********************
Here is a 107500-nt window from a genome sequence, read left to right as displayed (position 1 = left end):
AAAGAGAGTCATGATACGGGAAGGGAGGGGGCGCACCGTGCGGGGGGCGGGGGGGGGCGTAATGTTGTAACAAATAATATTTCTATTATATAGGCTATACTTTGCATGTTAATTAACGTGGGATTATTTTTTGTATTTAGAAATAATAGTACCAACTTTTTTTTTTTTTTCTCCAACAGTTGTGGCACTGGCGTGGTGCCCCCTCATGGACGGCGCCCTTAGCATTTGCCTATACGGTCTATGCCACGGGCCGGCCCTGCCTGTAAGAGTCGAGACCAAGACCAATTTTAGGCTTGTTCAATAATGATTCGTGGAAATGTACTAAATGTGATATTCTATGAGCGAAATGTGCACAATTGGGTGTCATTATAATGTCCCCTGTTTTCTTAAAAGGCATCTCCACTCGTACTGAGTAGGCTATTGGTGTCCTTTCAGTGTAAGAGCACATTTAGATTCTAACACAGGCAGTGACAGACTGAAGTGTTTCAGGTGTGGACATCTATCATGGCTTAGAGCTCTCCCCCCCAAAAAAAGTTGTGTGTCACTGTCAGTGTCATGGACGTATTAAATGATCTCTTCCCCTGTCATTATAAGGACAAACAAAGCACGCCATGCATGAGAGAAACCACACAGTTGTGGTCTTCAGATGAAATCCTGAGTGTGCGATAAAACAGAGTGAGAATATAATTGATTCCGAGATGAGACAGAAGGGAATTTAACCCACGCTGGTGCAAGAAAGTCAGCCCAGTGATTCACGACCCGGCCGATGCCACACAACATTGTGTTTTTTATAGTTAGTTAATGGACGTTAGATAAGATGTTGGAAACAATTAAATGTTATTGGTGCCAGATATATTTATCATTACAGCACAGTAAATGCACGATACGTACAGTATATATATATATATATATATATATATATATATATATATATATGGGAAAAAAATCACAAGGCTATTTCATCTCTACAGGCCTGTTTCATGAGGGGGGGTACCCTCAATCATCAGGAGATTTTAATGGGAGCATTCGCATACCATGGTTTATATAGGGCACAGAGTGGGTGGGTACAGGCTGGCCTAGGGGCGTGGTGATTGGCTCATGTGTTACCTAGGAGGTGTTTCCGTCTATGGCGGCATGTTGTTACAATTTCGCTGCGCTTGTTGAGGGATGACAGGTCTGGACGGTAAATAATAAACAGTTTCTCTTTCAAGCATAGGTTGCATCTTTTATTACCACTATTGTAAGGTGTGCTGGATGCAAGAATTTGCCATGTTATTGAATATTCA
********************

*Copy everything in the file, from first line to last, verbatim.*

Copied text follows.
Here is a 107500-nt window from a genome sequence, read left to right as displayed (position 1 = left end):
AAAGAGAGTCATGATACGGGAAGGGAGGGGGCGCACCGTGCGGGGGGCGGGGGGGGGCGTAATGTTGTAACAAATAATATTTCTATTATATAGGCTATACTTTGCATGTTAATTAACGTGGGATTATTTTTTGTATTTAGAAATAATAGTACCAACTTTTTTTTTTTTTTCTCCAACAGTTGTGGCACTGGCGTGGTGCCCCCTCATGGACGGCGCCCTTAGCATTTGCCTATACGGTCTATGCCACGGGCCGGCCCTGCCTGTAAGAGTCGAGACCAAGACCAATTTTAGGCTTGTTCAATAATGATTCGTGGAAATGTACTAAATGTGATATTCTATGAGCGAAATGTGCACAATTGGGTGTCATTATAATGTCCCCTGTTTTCTTAAAAGGCATCTCCACTCGTACTGAGTAGGCTATTGGTGTCCTTTCAGTGTAAGAGCACATTTAGATTCTAACACAGGCAGTGACAGACTGAAGTGTTTCAGGTGTGGACATCTATCATGGCTTAGAGCTCTCCCCCCCAAAAAAAGTTGTGTGTCACTGTCAGTGTCATGGACGTATTAAATGATCTCTTCCCCTGTCATTATAAGGACAAACAAAGCACGCCATGCATGAGAGAAACCACACAGTTGTGGTCTTCAGATGAAATCCTGAGTGTGCGATAAAACAGAGTGAGAATATAATTGATTCCGAGATGAGACAGAAGGGAATTTAACCCACGCTGGTGCAAGAAAGTCAGCCCAGTGATTCACGACCCGGCCGATGCCACACAACATTGTGTTTTTTATAGTTAGTTAATGGACGTTAGATAAGATGTTGGAAACAATTAAATGTTATTGGTGCCAGATATATTTATCATTACAGCACAGTAAATGCACGATACGTACAGTATATATATATATATATATATATATATATATATATATATATATGGGAAAAAAATCACAAGGCTATTTCATCTCTACAGGCCTGTTTCATGAGGGGGGGTACCCTCAATCATCAGGAGATTTTAATGGGAGCATTCGCATACCATGGTTTATATAGGGCACAGAGTGGGTGGGTACAGGCTGGCCTAGGGGCGTGGTGATTGGCTCATGTGTTACCTAGGAGGTGTTTCCGTCTATGGCGGCATGTTGTTACAATTTCGCTGCGCTTGTTGAGGGATGACAGGTCTGGACGGTAAATAATAAACAGTTTCTCTTTCAAGCATAGGTTGCATCTTTTATTACCACTATTGTAAGGTGTGCTGGATGCAAGAATTTGCCATGTTATTGAATATTCA